Robinson: “It is important as a rugby league family that we all pull together because there are things that need changing.”
Last Updated: 24/10/20 1:56pm
Were it not for rugby league legends such as Clive Sullivan and Colin Dixon, Jason Robinson is unsure whether he would have carved out such an incredible career in both rugby codes.
Robinson recalls watching Sullivan in action as a youngster and was inspired to see a black player reach the pinnacle of their sport.
“What Clive Sullivan did as a player, the first black captain of Great Britain, that was a massive thing for me as a young black man,” said Robinson.
“Just looking at some of the old footage, I hadn’t seen it all before. Seeing him go 85 metres in that World Cup final in 1972 and scoring a try was just amazing. But there are so many others as well.
“Colin Dixon, I thought I had done well by playing 541 games. Then all of a sudden I hear he played 741. That’s unbelievable.
“We’ve got to celebrate what these players have contributed to the game.”
Robinson was a special guest on Sky Sports on Friday night as the Betfred Super League designated the complete set of Round 17 fixtures as Black History Round.
It formed part of a month-long campaign, which also saw the achievements of some of the game’s greats highlighted.
Robinson is considered one of the greatest players in both rugby league and union. Nicknamed ‘Billy Whizz’, he scored 171 tries in 281 games for Wigan Warriors and played in World Cup finals in both codes.
He won the Rugby World Cup with England in 2003 and became the first black captain of his country in the 15-a-side code.
Having taken inspiration from rugby league’s black pioneers, Robinson is now helping inspire the next generation and believes sport has proved it can make more of a difference than politics.
If you think of the layperson who is not a rugby league fan and ask them to name the top three people to come out of this sport in the last 50 years, I would have Ellery Hanley, Martin Offiah and Jason Robinson.
“Sport has been great, it has done better work most of the time than politics and people can relate to it,” he said.
“Right now we’ve got a lot of players out there, black or white, that can make a big difference because all the kids that are going to school like I did, want somebody to look up to. And these players are now in a position to really make a difference.
“It’s a privileged position (for sports stars). We are in a position where we have a voice. We’ve got to be careful what we say. It’s so important that we use that voice.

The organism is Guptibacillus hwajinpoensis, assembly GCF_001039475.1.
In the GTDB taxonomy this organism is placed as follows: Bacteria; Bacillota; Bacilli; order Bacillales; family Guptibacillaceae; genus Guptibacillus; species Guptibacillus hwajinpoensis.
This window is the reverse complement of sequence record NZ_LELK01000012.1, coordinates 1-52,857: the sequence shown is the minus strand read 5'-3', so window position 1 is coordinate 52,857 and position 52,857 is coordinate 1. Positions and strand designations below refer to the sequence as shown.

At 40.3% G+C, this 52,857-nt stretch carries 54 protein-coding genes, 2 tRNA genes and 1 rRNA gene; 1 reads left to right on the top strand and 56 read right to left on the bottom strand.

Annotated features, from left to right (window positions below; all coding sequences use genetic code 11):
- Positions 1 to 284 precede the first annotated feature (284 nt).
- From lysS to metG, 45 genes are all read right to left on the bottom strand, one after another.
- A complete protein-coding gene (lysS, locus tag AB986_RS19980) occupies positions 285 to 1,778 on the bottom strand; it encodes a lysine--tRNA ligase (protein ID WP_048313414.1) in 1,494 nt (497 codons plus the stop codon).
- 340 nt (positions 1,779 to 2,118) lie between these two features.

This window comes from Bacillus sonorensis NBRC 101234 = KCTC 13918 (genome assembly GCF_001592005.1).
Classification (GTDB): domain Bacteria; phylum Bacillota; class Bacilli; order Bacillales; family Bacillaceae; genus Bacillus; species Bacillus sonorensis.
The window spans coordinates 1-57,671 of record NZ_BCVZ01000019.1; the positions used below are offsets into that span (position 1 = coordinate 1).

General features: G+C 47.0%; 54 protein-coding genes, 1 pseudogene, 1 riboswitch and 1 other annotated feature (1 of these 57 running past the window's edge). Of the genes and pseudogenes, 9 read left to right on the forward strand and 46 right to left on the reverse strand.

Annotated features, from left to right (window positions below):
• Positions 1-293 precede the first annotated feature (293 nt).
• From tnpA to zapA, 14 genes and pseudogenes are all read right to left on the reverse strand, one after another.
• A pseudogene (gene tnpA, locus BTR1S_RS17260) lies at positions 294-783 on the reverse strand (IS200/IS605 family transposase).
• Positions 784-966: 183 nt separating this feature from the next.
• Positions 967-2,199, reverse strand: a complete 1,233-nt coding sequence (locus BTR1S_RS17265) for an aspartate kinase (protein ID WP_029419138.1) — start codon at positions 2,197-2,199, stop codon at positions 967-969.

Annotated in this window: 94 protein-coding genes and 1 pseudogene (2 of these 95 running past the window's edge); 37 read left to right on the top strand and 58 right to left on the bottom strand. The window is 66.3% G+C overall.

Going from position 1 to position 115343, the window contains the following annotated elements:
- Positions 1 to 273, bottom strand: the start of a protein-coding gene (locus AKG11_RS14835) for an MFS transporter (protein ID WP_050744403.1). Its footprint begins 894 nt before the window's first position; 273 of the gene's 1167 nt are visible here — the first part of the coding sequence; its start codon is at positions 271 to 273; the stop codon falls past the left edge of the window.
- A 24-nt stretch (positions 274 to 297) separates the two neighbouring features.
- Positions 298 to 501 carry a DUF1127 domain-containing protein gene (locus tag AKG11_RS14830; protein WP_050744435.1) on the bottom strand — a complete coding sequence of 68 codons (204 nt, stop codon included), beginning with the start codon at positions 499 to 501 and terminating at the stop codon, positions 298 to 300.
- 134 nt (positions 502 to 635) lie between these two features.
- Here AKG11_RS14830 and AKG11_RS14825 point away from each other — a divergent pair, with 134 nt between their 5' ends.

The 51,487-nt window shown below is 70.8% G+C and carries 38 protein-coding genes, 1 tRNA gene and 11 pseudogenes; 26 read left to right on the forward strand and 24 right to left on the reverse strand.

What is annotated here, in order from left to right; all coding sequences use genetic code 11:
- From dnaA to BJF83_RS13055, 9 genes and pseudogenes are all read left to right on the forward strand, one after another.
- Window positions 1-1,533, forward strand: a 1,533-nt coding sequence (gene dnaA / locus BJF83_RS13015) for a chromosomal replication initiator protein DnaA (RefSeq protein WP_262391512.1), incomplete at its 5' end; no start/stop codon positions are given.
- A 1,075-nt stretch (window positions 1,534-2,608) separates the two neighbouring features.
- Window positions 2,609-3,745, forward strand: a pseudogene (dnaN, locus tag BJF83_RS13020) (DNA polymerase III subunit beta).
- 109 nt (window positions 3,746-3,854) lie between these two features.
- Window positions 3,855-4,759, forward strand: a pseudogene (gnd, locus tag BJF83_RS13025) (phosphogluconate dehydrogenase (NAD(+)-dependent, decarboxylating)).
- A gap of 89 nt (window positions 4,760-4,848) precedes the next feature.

“We were talking about Marcus Rashford, some people don’t have a voice – some people have to come home and not eat. But it’s important that if you have a voice that we make a difference.
“We can make a difference when we pull together. I go into schools coaching PE and I want to make a difference because I know one of the best things to do is actually getting to the kids when they’re young.
“Let’s bring them up with good principles, let’s talk about stuff, let’s surround them with people that come from India, that come from Jamaica. Let’s talk about everybody’s differences, let’s pull together and work together.”
Rugby league has been a trailblazer, with Sullivan becoming the first black captain of Great Britain and Roy Francis the first black British professional coach in any sport.
“If you think of the layperson who is not a rugby league fan and ask them to name the top three people to come out of this sport in the last 50 years, I would have Ellery Hanley, Martin Offiah and Jason Robinson,” said Jon Wells, the former Castleford, Wakefield and London Broncos wing who is now Castleford’s director of rugby.
But Robinson says more can be done to make rugby league even more inclusive and wants to see more BAME players in the sport.
“It is important as a rugby league family that we all pull together because there are things that need changing,” he said.
“We want to see it as inclusive as possible. We want everybody to look at rugby league and think they can go in and have a position no matter what that is, whether it is on the playing field or in the boardrooms, and I think the boardrooms is what we probably need to get into next.”